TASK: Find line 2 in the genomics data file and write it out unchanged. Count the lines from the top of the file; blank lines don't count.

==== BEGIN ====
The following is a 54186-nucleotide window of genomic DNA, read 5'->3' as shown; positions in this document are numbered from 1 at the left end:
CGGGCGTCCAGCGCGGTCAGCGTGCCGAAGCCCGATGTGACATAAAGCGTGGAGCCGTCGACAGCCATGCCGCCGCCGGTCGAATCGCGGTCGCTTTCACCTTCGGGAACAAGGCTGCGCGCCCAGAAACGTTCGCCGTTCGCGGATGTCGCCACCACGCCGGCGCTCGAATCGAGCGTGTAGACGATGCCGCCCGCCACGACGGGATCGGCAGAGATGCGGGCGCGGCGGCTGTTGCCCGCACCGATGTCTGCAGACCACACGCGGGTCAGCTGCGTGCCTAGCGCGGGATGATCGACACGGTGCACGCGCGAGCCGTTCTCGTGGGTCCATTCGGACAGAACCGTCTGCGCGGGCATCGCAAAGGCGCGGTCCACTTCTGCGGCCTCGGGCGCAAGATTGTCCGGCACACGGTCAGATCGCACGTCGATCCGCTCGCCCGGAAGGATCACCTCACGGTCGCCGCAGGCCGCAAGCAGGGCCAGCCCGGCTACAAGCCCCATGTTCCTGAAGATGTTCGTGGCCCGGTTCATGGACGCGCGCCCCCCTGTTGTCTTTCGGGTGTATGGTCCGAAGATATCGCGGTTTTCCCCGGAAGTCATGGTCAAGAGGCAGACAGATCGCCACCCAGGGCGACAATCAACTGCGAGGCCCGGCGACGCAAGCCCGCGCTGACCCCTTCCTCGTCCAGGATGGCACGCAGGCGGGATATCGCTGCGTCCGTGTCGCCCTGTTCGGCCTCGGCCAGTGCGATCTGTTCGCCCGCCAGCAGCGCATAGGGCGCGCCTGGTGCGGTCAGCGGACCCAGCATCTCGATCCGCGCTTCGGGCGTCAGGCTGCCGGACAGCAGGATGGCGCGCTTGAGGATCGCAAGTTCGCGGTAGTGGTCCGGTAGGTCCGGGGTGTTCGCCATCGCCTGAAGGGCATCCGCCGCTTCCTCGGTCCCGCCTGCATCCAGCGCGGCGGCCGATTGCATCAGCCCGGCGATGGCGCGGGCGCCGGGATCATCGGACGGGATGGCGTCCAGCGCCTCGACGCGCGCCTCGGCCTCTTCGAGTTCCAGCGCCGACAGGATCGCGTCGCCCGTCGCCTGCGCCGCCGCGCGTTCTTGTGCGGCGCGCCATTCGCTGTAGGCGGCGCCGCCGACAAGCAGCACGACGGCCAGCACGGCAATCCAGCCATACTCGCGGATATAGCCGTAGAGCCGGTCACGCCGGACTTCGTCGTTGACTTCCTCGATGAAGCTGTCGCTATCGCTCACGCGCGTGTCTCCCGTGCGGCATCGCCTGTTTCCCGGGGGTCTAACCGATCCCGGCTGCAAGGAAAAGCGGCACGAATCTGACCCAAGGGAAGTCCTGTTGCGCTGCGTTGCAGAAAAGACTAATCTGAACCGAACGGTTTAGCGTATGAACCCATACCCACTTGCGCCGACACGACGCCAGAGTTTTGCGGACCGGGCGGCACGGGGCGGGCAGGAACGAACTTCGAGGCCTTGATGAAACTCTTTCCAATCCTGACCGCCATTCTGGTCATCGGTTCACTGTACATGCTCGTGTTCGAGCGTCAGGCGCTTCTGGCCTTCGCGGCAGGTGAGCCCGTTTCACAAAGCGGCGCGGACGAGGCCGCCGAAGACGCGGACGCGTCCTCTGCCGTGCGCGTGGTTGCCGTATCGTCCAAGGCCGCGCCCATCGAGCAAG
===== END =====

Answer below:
CGGGCGTCCAGCGCGGTCAGCGTGCCGAAGCCCGATGTGACATAAAGCGTGGAGCCGTCGACAGCCATGCCGCCGCCGGTCGAATCGCGGTCGCTTTCACCTTCGGGAACAAGGCTGCGCGCCCAGAAACGTTCGCCGTTCGCGGATGTCGCCACCACGCCGGCGCTCGAATCGAGCGTGTAGACGATGCCGCCCGCCACGACGGGATCGGCAGAGATGCGGGCGCGGCGGCTGTTGCCCGCACCGATGTCTGCAGACCACACGCGGGTCAGCTGCGTGCCTAGCGCGGGATGATCGACACGGTGCACGCGCGAGCCGTTCTCGTGGGTCCATTCGGACAGAACCGTCTGCGCGGGCATCGCAAAGGCGCGGTCCACTTCTGCGGCCTCGGGCGCAAGATTGTCCGGCACACGGTCAGATCGCACGTCGATCCGCTCGCCCGGAAGGATCACCTCACGGTCGCCGCAGGCCGCAAGCAGGGCCAGCCCGGCTACAAGCCCCATGTTCCTGAAGATGTTCGTGGCCCGGTTCATGGACGCGCGCCCCCCTGTTGTCTTTCGGGTGTATGGTCCGAAGATATCGCGGTTTTCCCCGGAAGTCATGGTCAAGAGGCAGACAGATCGCCACCCAGGGCGACAATCAACTGCGAGGCCCGGCGACGCAAGCCCGCGCTGACCCCTTCCTCGTCCAGGATGGCACGCAGGCGGGATATCGCTGCGTCCGTGTCGCCCTGTTCGGCCTCGGCCAGTGCGATCTGTTCGCCCGCCAGCAGCGCATAGGGCGCGCCTGGTGCGGTCAGCGGACCCAGCATCTCGATCCGCGCTTCGGGCGTCAGGCTGCCGGACAGCAGGATGGCGCGCTTGAGGATCGCAAGTTCGCGGTAGTGGTCCGGTAGGTCCGGGGTGTTCGCCATCGCCTGAAGGGCATCCGCCGCTTCCTCGGTCCCGCCTGCATCCAGCGCGGCGGCCGATTGCATCAGCCCGGCGATGGCGCGGGCGCCGGGATCATCGGACGGGATGGCGTCCAGCGCCTCGACGCGCGCCTCGGCCTCTTCGAGTTCCAGCGCCGACAGGATCGCGTCGCCCGTCGCCTGCGCCGCCGCGCGTTCTTGTGCGGCGCGCCATTCGCTGTAGGCGGCGCCGCCGACAAGCAGCACGACGGCCAGCACGGCAATCCAGCCATACTCGCGGATATAGCCGTAGAGCCGGTCACGCCGGACTTCGTCGTTGACTTCCTCGATGAAGCTGTCGCTATCGCTCACGCGCGTGTCTCCCGTGCGGCATCGCCTGTTTCCCGGGGGTCTAACCGATCCCGGCTGCAAGGAAAAGCGGCACGAATCTGACCCAAGGGAAGTCCTGTTGCGCTGCGTTGCAGAAAAGACTAATCTGAACCGAACGGTTTAGCGTATGAACCCATACCCACTTGCGCCGACACGACGCCAGAGTTTTGCGGACCGGGCGGCACGGGGCGGGCAGGAACGAACTTCGAGGCCTTGATGAAACTCTTTCCAATCCTGACCGCCATTCTGGTCATCGGTTCACTGTACATGCTCGTGTTCGAGCGTCAGGCGCTTCTGGCCTTCGCGGCAGGTGAGCCCGTTTCACAAAGCGGCGCGGACGAGGCCGCCGAAGACGCGGACGCGTCCTCTGCCGTGCGCGTGGTTGCCGTATCGTCCAAGGCCGCGCCCATCGAGCAAG